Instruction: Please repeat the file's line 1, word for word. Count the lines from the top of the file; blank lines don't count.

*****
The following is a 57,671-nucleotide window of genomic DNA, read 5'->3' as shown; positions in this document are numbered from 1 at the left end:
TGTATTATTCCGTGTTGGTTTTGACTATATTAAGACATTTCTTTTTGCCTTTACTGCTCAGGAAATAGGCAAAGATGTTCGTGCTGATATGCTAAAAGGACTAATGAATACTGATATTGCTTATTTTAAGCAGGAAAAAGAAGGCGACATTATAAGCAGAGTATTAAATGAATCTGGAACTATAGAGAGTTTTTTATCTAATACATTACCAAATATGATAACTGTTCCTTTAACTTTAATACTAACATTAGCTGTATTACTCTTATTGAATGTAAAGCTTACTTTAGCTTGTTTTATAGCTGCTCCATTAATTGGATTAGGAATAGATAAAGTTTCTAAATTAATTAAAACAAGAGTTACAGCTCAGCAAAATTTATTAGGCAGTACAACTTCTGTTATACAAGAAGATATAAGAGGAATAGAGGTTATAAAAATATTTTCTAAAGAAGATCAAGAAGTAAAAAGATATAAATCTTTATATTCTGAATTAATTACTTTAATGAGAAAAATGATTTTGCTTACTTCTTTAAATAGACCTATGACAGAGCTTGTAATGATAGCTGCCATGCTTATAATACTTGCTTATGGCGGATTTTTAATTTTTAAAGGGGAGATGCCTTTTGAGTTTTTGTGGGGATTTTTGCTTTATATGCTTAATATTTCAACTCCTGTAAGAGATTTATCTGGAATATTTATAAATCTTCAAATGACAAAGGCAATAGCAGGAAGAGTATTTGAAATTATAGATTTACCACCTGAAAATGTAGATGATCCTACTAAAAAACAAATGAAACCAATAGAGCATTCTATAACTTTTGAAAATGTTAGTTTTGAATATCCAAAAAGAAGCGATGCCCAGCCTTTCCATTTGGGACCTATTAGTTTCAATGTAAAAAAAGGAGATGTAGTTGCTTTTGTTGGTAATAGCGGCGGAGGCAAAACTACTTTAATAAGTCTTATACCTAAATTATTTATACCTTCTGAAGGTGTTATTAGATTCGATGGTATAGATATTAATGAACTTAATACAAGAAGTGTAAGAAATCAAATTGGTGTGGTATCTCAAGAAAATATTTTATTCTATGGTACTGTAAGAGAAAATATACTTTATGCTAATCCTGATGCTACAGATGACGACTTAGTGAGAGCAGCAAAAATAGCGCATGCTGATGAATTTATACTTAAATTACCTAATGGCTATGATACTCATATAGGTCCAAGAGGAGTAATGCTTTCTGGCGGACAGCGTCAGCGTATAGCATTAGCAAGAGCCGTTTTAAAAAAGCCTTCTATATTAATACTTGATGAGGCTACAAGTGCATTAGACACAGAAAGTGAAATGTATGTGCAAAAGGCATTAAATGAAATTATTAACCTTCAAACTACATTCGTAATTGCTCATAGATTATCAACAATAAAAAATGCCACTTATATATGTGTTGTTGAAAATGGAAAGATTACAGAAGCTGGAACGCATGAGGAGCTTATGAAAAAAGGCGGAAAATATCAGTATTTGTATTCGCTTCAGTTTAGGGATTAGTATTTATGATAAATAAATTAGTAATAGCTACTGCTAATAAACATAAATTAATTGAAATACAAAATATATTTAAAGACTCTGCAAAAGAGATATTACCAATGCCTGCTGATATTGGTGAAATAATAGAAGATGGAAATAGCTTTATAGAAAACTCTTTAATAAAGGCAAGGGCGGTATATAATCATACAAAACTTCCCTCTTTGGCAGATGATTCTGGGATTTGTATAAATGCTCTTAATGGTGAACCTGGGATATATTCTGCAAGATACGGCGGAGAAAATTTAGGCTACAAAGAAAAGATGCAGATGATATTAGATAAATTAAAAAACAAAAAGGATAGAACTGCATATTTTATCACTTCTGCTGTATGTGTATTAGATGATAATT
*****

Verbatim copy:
The following is a 57,671-nucleotide window of genomic DNA, read 5'->3' as shown; positions in this document are numbered from 1 at the left end: